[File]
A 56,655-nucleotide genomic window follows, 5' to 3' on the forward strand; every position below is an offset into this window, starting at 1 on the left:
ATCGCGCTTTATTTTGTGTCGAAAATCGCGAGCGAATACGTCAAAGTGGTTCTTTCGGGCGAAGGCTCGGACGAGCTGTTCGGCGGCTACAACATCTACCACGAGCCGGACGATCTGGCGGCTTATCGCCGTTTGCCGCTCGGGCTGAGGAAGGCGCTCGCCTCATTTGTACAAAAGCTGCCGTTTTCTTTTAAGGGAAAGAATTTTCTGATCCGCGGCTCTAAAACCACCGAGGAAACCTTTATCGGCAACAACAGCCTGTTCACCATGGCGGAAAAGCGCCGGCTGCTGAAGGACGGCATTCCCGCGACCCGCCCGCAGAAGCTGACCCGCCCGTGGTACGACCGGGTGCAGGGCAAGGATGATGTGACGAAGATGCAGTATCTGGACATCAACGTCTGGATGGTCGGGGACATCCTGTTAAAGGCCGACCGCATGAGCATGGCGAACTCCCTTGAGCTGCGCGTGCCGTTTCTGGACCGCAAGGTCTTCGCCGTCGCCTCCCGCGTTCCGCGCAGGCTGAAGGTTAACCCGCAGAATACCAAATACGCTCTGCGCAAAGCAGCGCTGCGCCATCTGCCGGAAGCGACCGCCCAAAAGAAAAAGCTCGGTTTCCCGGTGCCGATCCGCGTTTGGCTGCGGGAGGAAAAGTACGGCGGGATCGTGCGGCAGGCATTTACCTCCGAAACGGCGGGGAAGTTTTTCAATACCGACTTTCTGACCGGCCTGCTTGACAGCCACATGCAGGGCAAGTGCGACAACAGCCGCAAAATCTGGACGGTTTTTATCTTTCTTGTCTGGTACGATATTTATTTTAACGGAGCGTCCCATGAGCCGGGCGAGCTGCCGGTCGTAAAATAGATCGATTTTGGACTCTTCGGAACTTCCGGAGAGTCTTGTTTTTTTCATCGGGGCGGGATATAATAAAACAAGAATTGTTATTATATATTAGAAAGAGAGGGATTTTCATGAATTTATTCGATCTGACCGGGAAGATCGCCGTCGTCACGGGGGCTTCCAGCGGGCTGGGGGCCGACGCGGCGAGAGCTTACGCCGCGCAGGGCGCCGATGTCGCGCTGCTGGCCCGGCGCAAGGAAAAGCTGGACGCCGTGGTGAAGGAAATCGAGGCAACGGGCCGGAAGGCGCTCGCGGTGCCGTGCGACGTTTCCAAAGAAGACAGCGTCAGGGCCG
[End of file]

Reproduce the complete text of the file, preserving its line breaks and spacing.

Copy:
A 56,655-nucleotide genomic window follows, 5' to 3' on the forward strand; every position below is an offset into this window, starting at 1 on the left:
ATCGCGCTTTATTTTGTGTCGAAAATCGCGAGCGAATACGTCAAAGTGGTTCTTTCGGGCGAAGGCTCGGACGAGCTGTTCGGCGGCTACAACATCTACCACGAGCCGGACGATCTGGCGGCTTATCGCCGTTTGCCGCTCGGGCTGAGGAAGGCGCTCGCCTCATTTGTACAAAAGCTGCCGTTTTCTTTTAAGGGAAAGAATTTTCTGATCCGCGGCTCTAAAACCACCGAGGAAACCTTTATCGGCAACAACAGCCTGTTCACCATGGCGGAAAAGCGCCGGCTGCTGAAGGACGGCATTCCCGCGACCCGCCCGCAGAAGCTGACCCGCCCGTGGTACGACCGGGTGCAGGGCAAGGATGATGTGACGAAGATGCAGTATCTGGACATCAACGTCTGGATGGTCGGGGACATCCTGTTAAAGGCCGACCGCATGAGCATGGCGAACTCCCTTGAGCTGCGCGTGCCGTTTCTGGACCGCAAGGTCTTCGCCGTCGCCTCCCGCGTTCCGCGCAGGCTGAAGGTTAACCCGCAGAATACCAAATACGCTCTGCGCAAAGCAGCGCTGCGCCATCTGCCGGAAGCGACCGCCCAAAAGAAAAAGCTCGGTTTCCCGGTGCCGATCCGCGTTTGGCTGCGGGAGGAAAAGTACGGCGGGATCGTGCGGCAGGCATTTACCTCCGAAACGGCGGGGAAGTTTTTCAATACCGACTTTCTGACCGGCCTGCTTGACAGCCACATGCAGGGCAAGTGCGACAACAGCCGCAAAATCTGGACGGTTTTTATCTTTCTTGTCTGGTACGATATTTATTTTAACGGAGCGTCCCATGAGCCGGGCGAGCTGCCGGTCGTAAAATAGATCGATTTTGGACTCTTCGGAACTTCCGGAGAGTCTTGTTTTTTTCATCGGGGCGGGATATAATAAAACAAGAATTGTTATTATATATTAGAAAGAGAGGGATTTTCATGAATTTATTCGATCTGACCGGGAAGATCGCCGTCGTCACGGGGGCTTCCAGCGGGCTGGGGGCCGACGCGGCGAGAGCTTACGCCGCGCAGGGCGCCGATGTCGCGCTGCTGGCCCGGCGCAAGGAAAAGCTGGACGCCGTGGTGAAGGAAATCGAGGCAACGGGCCGGAAGGCGCTCGCGGTGCCGTGCGACGTTTCCAAAGAAGACAGCGTCAGGGCCG